There are a few dimensions to our inspiration. The first, the incredible and mythical warrior woman Barangaroo – and the second, the incredibly skilled women in our living times.
We were inspired by a particular story of Barangaroo’s life. She had gone to a party with Bennelong, her husband.First Fleet diarist Captain Watkin Tench in A Complete Account of the Settlement at Port Jackson said that she was given a petticoat to cover her nakedness, which she duly discarded and walked around, proud in her body. While she enjoyed having her hair combed and cut, she became known to the English settlers for the same reasons she was known among her people – for her incredible skills in fishing.
We have taken this moment and fleshed it out. We’ve imagined that the petticoat is a crinoline, as was the fashion at the time, but we are turning the skirt into a fishing trap.
The crinoline is constructed from a base of 8 layers and segments. The symbolism of this represents the generations from Barangaroo’s time to now.
The base represents the past- a fluttering white skirt – below which is homage to elders past, symbolically dangling and jingling into the air above the earth – both pointing down into the earth like roots, and also entering the air space to encompass us all.
The representation of symbols relevant to Barangaroo’s life are depicted in the decorative form above this, in four layers. We have chosen to represent place and water. The symbols have been created communally in workshops, and as such the finished design holds many unique variations due to the many hands that are weaving the pieces.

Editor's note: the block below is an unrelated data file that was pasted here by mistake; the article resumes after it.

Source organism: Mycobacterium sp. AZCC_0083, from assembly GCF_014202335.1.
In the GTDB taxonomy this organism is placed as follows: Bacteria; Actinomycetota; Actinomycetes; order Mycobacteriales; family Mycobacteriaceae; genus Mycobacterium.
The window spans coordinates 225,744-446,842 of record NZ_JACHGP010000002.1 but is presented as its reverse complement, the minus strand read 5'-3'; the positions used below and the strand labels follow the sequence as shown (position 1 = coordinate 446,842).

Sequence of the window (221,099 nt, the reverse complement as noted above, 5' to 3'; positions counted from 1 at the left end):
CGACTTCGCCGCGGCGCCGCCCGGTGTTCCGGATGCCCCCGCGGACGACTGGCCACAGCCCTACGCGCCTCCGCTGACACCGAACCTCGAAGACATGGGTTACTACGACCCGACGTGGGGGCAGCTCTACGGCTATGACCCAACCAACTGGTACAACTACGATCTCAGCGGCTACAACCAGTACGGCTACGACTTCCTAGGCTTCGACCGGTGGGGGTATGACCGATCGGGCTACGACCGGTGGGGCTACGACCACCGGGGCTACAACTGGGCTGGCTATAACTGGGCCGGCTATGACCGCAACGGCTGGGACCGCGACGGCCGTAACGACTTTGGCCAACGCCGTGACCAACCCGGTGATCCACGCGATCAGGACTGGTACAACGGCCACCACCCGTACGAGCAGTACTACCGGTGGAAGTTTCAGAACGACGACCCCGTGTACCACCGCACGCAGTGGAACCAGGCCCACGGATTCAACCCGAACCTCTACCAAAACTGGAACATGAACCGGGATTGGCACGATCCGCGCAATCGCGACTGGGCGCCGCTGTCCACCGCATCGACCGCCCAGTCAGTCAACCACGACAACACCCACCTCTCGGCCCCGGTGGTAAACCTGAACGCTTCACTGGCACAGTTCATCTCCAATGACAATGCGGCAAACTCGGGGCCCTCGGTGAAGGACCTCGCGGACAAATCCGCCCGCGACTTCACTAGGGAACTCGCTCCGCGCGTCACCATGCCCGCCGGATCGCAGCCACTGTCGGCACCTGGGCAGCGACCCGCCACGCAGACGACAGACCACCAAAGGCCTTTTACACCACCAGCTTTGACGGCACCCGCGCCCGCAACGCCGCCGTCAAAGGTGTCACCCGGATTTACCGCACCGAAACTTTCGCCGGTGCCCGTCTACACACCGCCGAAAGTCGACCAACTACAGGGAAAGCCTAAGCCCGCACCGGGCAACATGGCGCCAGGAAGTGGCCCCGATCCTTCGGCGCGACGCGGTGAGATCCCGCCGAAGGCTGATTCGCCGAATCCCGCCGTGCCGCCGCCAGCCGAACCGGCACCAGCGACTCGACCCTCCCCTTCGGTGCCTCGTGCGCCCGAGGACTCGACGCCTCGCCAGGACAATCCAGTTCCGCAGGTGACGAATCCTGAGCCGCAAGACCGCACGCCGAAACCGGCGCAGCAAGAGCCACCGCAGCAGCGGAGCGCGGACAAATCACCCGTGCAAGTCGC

The top three layers depict the hope of strengthening community through coming together, sharing common goals and visions. These are carved into kangaroo skins, warming the winter rememberance of Barangaroo, who we imagine happy in this larger than life fishing masterpiece.
The trap itself is a humorous offering to Barangaroo – who herself was a well respected fisherwoman. She was much valued for her ability to use hooks carved with Abalone and conch, and lines so delicate they rival any modern fishing lines. She’d see the humour in creating such a large trap that would only catch enough fish for a small tribe, and she’d also appreciate the serious theme of sustainability.
As Grace Karskens notes in her article “Barangaroo and the Eora Fisherwomen” (2014), Barangaroo had a keen sense of how to fish in a sustainable fashion.
“Eora women’s control of the food supply would have been essential to their status and self-esteem, as well as their power in society. So, what may have triggered Barangaroo’s anger on first meeting the whites was fish. This meeting, on the north shore at Kirribilli in November 1790, coincided with a massive catch of 4,000 Australian salmon, hauled up in two nets. Forty fish of five pounds (0.5 kilos) each were sent as a present over to Bennelong’s group. 
Two hundred pounds (91 kilos) of fish may well have been far more than the small group could eat – an extravagant, wasteful gift, given from men to men. As an Eora fisherwoman, winning fish one-by-one through skill and patience, Barangaroo may have felt insulted.”
As such, our sculptural fish trap skirt provides the memory of Barangaroo with a modern message of sustainability, and also a message to the people of today –
You have so much more to offer than your appearance.